New coach with a new mix of players, a few left over from the previous coach after graduation and transfers, a coach installing a pressure defense relying on his team’s quickness — welcome to FIU men’s basketball 2012-13, or, actually, 2013-14.
“Sometimes, I see similarities, like when we get into the press,” junior forward Tymell Murphy said. “Sometimes, we look like last year’s teams and sometimes we look like a completely different team.”
It’s Anthony Evans in the role Richard Pitino took for one remarkable season, FIU’s first winning season in 13 years, before leaping to take over at the University of Minnesota. And Evans benefits from three players in particular brought in by Pitino: last year’s leading scorer and rebounder, the 6-5 Murphy; former FAU point guard Ray Taylor and 6-7 former Louisville forward Rakeem Buckles.
Taylor and Buckles sat out last season in accordance with NCAA transfer rules. In a case of 5-6, quick and experienced replacing 5-9 and quick, Taylor replaces Deric Hill, the ignition of last year’s pressure-trap-and-steal defense, who left for a scholarship at Barry. Last year’s second-leading scorer, junior college transfer and three-point shooter Malik Smith, followed Pitino to Minnesota.
Miami Monsignor Pace High graduate Buckles almost followed Smith and Pitino, but the NCAA denied Buckles’ request to waive transfer rules so he could play immediately. The 6-7 forward tore right knee ligaments in February 2011 while at Louisville, then tore left knee ligaments 10 games into the following season.
“I see him playing a big part of this team,” Evans said. “I think he has a high basketball IQ. And he has some experience. He hasn’t played in the last two years, but he’s played at the highest level possible. So he understands what it takes to be successful.”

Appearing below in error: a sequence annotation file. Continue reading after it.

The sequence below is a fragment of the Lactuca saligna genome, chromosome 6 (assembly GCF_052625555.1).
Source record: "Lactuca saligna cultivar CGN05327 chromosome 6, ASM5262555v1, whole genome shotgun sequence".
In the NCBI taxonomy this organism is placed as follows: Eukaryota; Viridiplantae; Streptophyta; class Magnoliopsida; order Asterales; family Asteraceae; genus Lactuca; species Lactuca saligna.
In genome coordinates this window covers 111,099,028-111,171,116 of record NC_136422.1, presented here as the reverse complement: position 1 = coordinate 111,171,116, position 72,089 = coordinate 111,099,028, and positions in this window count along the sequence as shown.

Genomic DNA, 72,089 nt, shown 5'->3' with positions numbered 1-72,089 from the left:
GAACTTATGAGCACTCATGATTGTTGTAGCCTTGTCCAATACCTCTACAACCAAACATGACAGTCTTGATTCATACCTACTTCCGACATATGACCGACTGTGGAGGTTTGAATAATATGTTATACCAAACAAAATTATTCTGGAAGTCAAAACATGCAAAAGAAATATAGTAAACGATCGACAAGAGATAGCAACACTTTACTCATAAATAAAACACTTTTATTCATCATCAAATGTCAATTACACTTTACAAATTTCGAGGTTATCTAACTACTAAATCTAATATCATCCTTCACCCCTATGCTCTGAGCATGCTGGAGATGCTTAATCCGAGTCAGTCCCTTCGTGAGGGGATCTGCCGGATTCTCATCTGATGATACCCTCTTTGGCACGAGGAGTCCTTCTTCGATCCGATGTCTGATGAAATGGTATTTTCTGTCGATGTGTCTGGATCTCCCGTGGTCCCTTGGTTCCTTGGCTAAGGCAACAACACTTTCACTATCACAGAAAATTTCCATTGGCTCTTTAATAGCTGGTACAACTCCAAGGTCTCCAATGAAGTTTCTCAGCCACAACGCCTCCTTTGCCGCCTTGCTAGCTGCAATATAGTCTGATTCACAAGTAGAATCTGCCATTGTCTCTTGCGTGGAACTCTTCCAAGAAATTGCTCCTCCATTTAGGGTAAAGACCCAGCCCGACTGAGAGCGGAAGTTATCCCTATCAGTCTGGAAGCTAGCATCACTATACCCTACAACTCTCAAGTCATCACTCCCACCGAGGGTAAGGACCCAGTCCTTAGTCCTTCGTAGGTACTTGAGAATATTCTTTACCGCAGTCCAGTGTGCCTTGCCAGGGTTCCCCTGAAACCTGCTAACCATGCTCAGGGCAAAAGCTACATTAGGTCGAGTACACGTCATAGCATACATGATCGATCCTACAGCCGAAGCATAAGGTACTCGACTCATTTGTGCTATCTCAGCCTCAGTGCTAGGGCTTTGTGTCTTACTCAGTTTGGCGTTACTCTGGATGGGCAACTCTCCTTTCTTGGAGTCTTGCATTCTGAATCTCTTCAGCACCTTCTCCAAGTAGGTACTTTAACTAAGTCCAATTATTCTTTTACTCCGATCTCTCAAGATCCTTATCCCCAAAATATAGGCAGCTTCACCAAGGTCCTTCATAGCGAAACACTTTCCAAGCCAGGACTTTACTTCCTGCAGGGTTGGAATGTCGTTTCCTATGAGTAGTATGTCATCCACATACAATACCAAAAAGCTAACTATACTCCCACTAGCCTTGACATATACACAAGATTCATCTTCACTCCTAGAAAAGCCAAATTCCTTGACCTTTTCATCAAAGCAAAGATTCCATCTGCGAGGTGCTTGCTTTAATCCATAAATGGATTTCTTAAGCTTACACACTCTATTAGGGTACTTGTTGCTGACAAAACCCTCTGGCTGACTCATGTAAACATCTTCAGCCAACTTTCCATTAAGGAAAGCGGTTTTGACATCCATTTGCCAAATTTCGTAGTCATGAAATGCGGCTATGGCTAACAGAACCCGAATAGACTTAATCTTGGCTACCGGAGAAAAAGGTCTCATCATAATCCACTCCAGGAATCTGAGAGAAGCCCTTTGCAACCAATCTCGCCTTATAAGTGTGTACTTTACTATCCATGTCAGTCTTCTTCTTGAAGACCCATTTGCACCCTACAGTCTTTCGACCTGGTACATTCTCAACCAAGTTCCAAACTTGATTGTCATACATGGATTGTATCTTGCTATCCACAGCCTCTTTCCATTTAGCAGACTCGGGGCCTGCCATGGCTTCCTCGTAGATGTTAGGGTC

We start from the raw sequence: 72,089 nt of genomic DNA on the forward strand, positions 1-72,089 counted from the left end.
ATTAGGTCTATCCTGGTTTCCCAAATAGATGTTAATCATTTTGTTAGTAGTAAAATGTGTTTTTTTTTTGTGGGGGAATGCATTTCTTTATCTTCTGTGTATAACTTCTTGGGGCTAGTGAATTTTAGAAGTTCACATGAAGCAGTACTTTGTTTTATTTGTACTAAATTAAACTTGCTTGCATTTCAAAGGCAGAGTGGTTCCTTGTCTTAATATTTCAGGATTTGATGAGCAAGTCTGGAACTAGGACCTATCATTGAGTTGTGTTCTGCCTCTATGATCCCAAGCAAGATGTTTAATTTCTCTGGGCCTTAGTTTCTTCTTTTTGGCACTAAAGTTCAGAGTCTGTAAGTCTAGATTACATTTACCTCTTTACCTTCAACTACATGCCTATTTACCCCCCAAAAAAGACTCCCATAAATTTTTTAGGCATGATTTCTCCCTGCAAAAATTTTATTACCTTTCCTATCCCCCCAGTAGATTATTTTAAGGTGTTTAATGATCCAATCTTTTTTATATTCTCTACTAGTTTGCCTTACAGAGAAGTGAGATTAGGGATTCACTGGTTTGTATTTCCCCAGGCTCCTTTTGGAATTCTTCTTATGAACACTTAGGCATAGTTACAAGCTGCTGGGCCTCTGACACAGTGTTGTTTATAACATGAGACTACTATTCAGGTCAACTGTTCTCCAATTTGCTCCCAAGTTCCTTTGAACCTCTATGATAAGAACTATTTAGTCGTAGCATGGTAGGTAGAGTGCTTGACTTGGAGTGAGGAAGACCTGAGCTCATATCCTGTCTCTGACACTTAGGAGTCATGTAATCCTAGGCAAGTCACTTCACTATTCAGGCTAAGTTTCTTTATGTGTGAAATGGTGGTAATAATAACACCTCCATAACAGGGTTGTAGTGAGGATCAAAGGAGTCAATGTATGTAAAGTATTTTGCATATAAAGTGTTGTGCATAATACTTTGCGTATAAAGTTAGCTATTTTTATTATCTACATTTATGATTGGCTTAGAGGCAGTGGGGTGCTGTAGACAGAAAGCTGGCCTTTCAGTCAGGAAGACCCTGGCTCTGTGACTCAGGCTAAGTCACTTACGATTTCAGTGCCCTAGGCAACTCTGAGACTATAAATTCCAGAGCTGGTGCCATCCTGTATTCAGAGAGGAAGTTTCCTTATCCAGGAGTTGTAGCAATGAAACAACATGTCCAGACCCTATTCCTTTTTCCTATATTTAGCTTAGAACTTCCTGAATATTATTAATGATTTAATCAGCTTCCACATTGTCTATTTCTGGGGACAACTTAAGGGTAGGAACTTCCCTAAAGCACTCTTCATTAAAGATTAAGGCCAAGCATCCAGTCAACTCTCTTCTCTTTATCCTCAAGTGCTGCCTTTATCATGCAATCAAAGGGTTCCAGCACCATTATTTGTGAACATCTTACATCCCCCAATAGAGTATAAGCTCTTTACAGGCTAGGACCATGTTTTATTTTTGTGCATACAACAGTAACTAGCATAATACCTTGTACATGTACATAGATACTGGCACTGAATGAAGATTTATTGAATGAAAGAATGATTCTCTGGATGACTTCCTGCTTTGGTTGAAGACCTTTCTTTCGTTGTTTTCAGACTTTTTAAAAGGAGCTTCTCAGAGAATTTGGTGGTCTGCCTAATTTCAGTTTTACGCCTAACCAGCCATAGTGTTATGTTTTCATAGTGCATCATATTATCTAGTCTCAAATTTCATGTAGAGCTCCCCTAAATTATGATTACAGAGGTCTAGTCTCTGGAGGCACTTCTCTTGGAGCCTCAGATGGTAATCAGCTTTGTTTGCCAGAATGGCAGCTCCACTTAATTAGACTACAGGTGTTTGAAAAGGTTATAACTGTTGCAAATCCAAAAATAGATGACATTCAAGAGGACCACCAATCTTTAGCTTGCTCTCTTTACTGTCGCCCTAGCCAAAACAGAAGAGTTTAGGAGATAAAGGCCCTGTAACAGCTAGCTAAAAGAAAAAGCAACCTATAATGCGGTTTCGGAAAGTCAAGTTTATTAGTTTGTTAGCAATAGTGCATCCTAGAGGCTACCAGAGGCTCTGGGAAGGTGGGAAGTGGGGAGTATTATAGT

Said Murphy: “A lot of people are excited about me, but I think Rakeem is [possibly] the best player on the team. He’s really skilled inside and outside. He’s a mismatch for someone every night. Adding him was the greatest thing for this year’s team.”
Murphy’s athletic penetration game put him on the Conference USA Players to Watch list after he averaged 14.6 points per game and finished No. 18 nationally in field goal percentage. Evans noted on a three-game tour of Spain during August that Murphy showed the work he had put in on his outside shot hadn’t been in vain.
“Defensively, being a little bit more vocal,” Evans said about what more he’d like to see from Murphy. “I think as athletic as he is, he can be a tremendous defender. Someone who can play the best player on the other team and still give us the production he does offensively.”
No matter FIU’s outcome, NCAA penalties for low Academic Progress Rates in the 2010-11 and 2011-12 seasons includes a ban on all postseason play, including the Conference USA tournament.
“I’ve talked to them about having the opportunity to compete at the highest level every single time we step on the floor,” Evans said, “going out there and laying a foundation of what this program is going to be. I’ve talked to the seniors about it. What they will do for us is give us that foundation and I will be forever grateful to them for that. Whatever happens in the next few years, they will be a part of this and they will be a part of that.”
Murphy echoed those sentiments and said, “It doesn’t even come up anymore.”